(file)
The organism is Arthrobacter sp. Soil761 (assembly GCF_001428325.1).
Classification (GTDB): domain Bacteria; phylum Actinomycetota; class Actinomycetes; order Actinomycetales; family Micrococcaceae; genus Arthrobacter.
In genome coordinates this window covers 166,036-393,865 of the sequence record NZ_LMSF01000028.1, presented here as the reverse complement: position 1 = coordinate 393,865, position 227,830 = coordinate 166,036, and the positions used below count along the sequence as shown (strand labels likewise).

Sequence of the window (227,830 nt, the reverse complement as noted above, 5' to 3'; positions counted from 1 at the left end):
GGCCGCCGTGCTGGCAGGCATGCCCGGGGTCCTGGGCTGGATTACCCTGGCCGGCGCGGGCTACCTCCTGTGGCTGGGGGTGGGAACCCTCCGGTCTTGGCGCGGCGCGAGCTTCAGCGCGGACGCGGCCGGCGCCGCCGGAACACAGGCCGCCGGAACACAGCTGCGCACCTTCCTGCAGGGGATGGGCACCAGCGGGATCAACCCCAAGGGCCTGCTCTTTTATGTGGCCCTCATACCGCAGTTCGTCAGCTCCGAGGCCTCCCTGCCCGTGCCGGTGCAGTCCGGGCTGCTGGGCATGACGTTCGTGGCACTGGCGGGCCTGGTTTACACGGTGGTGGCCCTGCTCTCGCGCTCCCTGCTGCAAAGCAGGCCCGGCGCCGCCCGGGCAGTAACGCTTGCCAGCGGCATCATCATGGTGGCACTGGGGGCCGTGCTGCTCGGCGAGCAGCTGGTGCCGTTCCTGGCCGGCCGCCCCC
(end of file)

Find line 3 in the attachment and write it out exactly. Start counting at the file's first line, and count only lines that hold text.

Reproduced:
In genome coordinates this window covers 166,036-393,865 of the sequence record NZ_LMSF01000028.1, presented here as the reverse complement: position 1 = coordinate 393,865, position 227,830 = coordinate 166,036, and the positions used below count along the sequence as shown (strand labels likewise).